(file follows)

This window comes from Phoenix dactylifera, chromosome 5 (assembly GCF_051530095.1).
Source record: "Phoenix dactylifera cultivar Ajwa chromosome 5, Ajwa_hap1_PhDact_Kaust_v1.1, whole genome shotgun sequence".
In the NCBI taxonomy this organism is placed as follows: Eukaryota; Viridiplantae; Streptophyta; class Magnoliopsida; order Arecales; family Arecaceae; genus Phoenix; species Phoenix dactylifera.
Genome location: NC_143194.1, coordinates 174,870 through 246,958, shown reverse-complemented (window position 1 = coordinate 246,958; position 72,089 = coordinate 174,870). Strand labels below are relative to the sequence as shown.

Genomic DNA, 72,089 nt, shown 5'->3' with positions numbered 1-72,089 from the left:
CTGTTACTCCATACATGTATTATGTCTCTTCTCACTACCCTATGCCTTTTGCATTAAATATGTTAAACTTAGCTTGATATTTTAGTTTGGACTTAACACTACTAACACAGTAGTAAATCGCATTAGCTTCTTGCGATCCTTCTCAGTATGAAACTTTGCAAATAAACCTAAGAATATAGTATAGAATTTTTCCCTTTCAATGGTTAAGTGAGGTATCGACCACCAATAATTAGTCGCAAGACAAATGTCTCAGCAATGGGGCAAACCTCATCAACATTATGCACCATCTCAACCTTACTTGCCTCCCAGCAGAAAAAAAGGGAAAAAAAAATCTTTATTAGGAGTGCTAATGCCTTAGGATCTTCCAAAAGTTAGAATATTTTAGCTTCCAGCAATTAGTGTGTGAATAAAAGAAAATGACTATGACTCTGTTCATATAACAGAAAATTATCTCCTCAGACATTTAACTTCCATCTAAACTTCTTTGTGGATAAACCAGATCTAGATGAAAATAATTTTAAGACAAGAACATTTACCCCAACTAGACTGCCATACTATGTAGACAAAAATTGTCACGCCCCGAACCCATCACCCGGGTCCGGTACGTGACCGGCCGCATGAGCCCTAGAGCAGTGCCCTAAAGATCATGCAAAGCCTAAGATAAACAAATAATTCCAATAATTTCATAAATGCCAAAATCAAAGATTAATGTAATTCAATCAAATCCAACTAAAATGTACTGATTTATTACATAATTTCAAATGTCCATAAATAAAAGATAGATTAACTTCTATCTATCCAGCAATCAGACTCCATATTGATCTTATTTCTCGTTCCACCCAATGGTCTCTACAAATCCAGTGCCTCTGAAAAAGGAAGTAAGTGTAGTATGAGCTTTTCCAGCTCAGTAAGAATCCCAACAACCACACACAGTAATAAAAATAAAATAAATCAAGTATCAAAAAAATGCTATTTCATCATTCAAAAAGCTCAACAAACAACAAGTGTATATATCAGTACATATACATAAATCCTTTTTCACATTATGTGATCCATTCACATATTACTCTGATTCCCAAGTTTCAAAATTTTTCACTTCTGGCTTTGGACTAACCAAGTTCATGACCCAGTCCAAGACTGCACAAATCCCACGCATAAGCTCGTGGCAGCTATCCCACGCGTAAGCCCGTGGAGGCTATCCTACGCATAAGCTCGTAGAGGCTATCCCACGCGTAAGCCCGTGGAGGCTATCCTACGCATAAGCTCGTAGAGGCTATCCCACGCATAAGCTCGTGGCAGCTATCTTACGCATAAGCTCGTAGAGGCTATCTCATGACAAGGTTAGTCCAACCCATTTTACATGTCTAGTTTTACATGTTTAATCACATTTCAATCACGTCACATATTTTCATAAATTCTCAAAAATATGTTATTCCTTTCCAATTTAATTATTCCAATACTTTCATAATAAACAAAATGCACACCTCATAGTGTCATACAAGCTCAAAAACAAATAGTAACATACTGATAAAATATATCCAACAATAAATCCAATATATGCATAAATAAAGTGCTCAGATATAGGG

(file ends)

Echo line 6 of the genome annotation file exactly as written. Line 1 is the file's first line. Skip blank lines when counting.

CTGTTACTCCATACATGTATTATGTCTCTTCTCACTACCCTATGCCTTTTGCATTAAATATGTTAAACTTAGCTTGATATTTTAGTTTGGACTTAACACTACTAACACAGTAGTAAATCGCATTAGCTTCTTGCGATCCTTCTCAGTATGAAACTTTGCAAATAAACCTAAGAATATAGTATAGAATTTTTCCCTTTCAATGGTTAAGTGAGGTATCGACCACCAATAATTAGTCGCAAGACAAATGTCTCAGCAATGGGGCAAACCTCATCAACATTATGCACCATCTCAACCTTACTTGCCTCCCAGCAGAAAAAAAGGGAAAAAAAAATCTTTATTAGGAGTGCTAATGCCTTAGGATCTTCCAAAAGTTAGAATATTTTAGCTTCCAGCAATTAGTGTGTGAATAAAAGAAAATGACTATGACTCTGTTCATATAACAGAAAATTATCTCCTCAGACATTTAACTTCCATCTAAACTTCTTTGTGGATAAACCAGATCTAGATGAAAATAATTTTAAGACAAGAACATTTACCCCAACTAGACTGCCATACTATGTAGACAAAAATTGTCACGCCCCGAACCCATCACCCGGGTCCGGTACGTGACCGGCCGCATGAGCCCTAGAGCAGTGCCCTAAAGATCATGCAAAGCCTAAGATAAACAAATAATTCCAATAATTTCATAAATGCCAAAATCAAAGATTAATGTAATTCAATCAAATCCAACTAAAATGTACTGATTTATTACATAATTTCAAATGTCCATAAATAAAAGATAGATTAACTTCTATCTATCCAGCAATCAGACTCCATATTGATCTTATTTCTCGTTCCACCCAATGGTCTCTACAAATCCAGTGCCTCTGAAAAAGGAAGTAAGTGTAGTATGAGCTTTTCCAGCTCAGTAAGAATCCCAACAACCACACACAGTAATAAAAATAAAATAAATCAAGTATCAAAAAAATGCTATTTCATCATTCAAAAAGCTCAACAAACAACAAGTGTATATATCAGTACATATACATAAATCCTTTTTCACATTATGTGATCCATTCACATATTACTCTGATTCCCAAGTTTCAAAATTTTTCACTTCTGGCTTTGGACTAACCAAGTTCATGACCCAGTCCAAGACTGCACAAATCCCACGCATAAGCTCGTGGCAGCTATCCCACGCGTAAGCCCGTGGAGGCTATCCTACGCATAAGCTCGTAGAGGCTATCCCACGCGTAAGCCCGTGGAGGCTATCCTACGCATAAGCTCGTAGAGGCTATCCCACGCATAAGCTCGTGGCAGCTATCTTACGCATAAGCTCGTAGAGGCTATCTCATGACAAGGTTAGTCCAACCCATTTTACATGTCTAGTTTTACATGTTTAATCACATTTCAATCACGTCACATATTTTCATAAATTCTCAAAAATATGTTATTCCTTTCCAATTTAATTATTCCAATACTTTCATAATAAACAAAATGCACACCTCATAGTGTCATACAAGCTCAAAAACAAATAGTAACATACTGATAAAATATATCCAACAATAAATCCAATATATGCATAAATAAAGTGCTCAGATATAGGG